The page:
Ability to pay. The lending does not need to be based on the borrower’s ability to pay, because the energy improvements improve that ability to pay. For example, Boulder Colorado’s now canceled PACE program required that the homeowner first get an energy audit, which is then used to estimate the cost savings of possible energy improvements. If the homeowner is able to pay for his or her current mortgage (which, supposedly, is based on his ability to pay), then after the energy improvements and the PACE loan, he or she should have better cash flow, and be better able to pay. In other words, PACE should improve the owner’s ability to pay, and actually strengthen the mortgage market.

Consumer protections. Unlike complex mortgages, the most important thing about a PACE loan is that the monthly payment be less than the monthly savings, so they are inherently easier for consumers to understand. But if consumer protections are necessary, there’s no reason they could not be added to PACE lending programs without canceling the whole program, as the FHFA seems to want.

May not lead to meaningful reductions in energy consumption. Quite simply put, this is an attempt to throw the baby out with the bathwater. A good PACE program requires an energy audit and professional installation in order to ensure energy savings. It’s important to design PACE programs carefully, but that’s true for any lending program, or any program whatsoever.
There is nothing fundamentally wrong with the PACE approach; the question is whether the program can be effectively structured and managed to capture the economic benefits of renewable energy.

Thursday, July 08, 2010

Competition for Bluewater Wind in Delaware?

Will competition slow down NRG Bluewater Wind's plans to build offshore wind in Delaware? As Aaron Nathans reports in the News Journal, Occidental Development & Equities, LLC of New Jersey submitted a filing to the Interior Department expressing interest in six of the 31 blocks that Bluewater wants to use to build its offshore wind project about 12 miles off Delaware's beaches.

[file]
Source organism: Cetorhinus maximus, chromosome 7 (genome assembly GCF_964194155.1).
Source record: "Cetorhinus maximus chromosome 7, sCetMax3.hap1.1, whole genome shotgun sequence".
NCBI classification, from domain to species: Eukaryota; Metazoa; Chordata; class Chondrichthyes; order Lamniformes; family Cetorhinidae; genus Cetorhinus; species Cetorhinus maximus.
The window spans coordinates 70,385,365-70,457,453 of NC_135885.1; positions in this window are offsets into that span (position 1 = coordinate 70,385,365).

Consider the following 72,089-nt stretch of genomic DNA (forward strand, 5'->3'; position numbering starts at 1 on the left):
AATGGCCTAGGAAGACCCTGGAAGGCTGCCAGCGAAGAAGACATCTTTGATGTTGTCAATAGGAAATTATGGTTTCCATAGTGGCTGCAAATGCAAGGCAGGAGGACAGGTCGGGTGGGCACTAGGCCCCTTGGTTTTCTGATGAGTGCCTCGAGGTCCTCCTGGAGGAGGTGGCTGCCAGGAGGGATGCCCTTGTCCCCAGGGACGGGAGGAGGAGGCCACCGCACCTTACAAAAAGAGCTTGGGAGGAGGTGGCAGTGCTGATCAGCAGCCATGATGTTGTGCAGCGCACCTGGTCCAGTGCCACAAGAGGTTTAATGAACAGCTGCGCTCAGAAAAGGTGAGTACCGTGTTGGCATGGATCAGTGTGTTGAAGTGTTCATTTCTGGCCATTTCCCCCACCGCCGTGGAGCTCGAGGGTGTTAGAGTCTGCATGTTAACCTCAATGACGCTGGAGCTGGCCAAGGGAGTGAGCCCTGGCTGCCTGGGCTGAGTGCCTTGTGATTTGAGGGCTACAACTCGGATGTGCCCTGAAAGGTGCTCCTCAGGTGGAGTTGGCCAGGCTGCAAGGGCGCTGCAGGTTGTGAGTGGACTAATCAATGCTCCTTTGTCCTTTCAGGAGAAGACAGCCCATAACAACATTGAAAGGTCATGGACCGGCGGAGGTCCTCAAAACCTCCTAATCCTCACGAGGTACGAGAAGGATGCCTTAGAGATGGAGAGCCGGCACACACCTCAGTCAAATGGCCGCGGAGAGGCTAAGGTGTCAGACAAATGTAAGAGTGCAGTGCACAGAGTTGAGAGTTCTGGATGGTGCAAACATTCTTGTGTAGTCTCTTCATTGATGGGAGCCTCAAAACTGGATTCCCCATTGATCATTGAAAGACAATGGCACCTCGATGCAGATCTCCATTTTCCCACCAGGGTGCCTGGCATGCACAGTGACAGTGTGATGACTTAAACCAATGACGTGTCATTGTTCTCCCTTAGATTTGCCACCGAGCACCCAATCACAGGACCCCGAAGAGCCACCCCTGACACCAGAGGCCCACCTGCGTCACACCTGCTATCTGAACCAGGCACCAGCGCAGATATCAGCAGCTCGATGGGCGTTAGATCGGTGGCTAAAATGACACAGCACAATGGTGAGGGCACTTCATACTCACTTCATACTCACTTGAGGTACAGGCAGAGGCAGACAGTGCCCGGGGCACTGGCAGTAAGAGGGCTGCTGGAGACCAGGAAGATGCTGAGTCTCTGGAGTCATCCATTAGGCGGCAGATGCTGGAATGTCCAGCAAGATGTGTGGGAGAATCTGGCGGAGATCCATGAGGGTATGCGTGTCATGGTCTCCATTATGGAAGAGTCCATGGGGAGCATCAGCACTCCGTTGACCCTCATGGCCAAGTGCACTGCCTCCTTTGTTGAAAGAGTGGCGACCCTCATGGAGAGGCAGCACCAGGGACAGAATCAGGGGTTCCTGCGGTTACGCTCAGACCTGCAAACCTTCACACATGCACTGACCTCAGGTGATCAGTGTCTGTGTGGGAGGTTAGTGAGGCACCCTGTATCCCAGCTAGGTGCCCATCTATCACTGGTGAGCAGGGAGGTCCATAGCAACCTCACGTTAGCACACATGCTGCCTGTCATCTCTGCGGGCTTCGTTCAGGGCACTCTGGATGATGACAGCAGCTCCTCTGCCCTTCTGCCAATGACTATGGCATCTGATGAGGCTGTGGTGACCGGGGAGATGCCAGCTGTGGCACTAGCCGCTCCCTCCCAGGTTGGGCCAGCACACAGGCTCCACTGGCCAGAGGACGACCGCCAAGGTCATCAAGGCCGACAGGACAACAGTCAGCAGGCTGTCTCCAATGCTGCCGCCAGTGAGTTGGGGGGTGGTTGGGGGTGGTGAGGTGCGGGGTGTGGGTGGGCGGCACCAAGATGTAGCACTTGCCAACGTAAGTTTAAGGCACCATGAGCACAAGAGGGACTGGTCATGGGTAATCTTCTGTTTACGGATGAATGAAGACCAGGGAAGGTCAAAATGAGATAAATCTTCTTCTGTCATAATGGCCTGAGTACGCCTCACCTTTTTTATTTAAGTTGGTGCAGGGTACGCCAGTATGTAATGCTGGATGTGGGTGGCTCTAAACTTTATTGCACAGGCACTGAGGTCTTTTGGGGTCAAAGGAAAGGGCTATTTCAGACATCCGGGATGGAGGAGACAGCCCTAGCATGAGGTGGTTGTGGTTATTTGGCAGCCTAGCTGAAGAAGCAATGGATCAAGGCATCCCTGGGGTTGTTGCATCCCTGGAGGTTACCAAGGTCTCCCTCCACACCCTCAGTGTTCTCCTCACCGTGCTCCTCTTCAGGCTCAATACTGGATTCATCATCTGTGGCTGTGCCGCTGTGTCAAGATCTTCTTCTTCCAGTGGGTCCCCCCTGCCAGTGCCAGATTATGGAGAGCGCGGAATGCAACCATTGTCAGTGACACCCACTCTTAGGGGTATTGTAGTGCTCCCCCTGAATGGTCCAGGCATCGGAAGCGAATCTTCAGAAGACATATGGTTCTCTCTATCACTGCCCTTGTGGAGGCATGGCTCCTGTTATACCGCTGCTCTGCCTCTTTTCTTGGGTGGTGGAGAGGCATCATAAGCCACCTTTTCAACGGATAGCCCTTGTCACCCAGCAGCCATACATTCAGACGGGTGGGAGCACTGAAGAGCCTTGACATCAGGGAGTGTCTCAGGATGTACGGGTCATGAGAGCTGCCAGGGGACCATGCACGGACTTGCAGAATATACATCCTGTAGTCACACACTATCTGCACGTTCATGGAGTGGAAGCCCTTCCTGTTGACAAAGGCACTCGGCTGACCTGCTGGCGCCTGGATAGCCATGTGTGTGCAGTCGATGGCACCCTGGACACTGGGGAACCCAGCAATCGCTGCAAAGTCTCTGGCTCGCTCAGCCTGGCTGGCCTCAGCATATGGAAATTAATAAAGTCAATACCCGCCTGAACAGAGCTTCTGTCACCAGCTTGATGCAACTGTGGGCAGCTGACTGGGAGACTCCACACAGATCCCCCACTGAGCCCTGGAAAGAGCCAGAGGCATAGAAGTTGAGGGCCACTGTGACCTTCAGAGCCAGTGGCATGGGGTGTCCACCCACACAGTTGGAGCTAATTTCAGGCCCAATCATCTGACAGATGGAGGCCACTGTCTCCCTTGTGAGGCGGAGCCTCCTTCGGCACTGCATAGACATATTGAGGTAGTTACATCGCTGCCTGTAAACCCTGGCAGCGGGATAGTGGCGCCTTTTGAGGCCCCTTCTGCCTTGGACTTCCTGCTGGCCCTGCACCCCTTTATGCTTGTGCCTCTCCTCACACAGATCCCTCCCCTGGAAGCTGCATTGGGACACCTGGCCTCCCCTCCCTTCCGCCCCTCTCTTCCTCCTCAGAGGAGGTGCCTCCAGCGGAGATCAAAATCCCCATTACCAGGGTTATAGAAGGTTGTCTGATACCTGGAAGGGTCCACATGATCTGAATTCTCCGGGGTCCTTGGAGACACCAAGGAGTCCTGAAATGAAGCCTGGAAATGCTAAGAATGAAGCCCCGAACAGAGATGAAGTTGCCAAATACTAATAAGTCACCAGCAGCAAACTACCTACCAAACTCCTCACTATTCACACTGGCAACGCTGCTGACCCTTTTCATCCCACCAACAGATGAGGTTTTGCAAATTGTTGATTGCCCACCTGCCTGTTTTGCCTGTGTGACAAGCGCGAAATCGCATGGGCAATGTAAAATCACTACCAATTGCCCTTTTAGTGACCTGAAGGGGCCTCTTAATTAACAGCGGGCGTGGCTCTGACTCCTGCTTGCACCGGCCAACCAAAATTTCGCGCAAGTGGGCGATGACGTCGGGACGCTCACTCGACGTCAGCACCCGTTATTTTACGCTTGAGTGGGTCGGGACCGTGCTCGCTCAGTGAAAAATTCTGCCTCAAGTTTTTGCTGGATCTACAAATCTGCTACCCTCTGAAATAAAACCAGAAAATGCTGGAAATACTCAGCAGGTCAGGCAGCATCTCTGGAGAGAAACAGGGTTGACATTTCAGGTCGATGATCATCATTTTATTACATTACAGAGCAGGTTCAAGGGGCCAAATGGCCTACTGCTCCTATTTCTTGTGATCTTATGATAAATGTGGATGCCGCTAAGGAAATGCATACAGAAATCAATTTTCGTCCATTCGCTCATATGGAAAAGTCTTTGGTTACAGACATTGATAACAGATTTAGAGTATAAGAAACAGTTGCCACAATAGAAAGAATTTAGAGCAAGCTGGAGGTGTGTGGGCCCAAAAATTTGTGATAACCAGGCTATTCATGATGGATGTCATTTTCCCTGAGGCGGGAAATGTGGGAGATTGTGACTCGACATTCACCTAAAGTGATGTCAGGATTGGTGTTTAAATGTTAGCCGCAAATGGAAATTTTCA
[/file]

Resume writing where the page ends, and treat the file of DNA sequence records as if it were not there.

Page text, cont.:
Each of these blocks is 3 nautical miles to a side. As a rule of thumb, offshore wind farms require about half a mile of elbow room between towers. A very rough calculation tells me that even if Occidental were successful in securing these six blocks, Bluewater would still have plenty of room to build out its planned wind farm and then some.

The Bureau of Ocean Energy Management, Regulation & Enforcement (formerly known as the Minerals Management Service) issued a request for expressions of interest (RFIs) earlier this year as the first step in allocating sites for offshore wind development. Responses to the RFIs will be evaluated based on the bidders' technical and financial ability to develop the sites. I do not know how meaningful Occidental's filing is, except to note that the firm was an unsuccessful bidder in New Jersey's competitive process to develop offshore wind. Its filing does not seem to pose a serious threat to Bluewater's ability to proceed with the regulatory process.

Wednesday, July 07, 2010

"Climategate" Report Finds No Data Tampering

A second independent review of the conduct of the Climatic Research Unit (CRU) at the University of East Anglia has found no misconduct that could cast doubt on the underlying science of climate change. The New York Times has the story:
A British panel issued a sweeping exoneration on Wednesday of scientists caught up in the controversy known as Climategate, saying it found no evidence that they had manipulated their research to support preconceived ideas about global warming.
The key findings are presented in the report's executive summary starting on page 10, with emphasis in the original:
1.3 Findings

13. Climate science is a matter of such global importance, that the highest standards of honesty, rigour and openness are needed in its conduct. On the specific allegations made against the behaviour of CRU scientists,
we find that their rigour and honesty as scientists are not in doubt.

14. In addition, we do not find that their behaviour has prejudiced the balance of advice given to policy makers. In particular,
we did not find any evidence of behaviour that might undermine the conclusions of the IPCC assessments.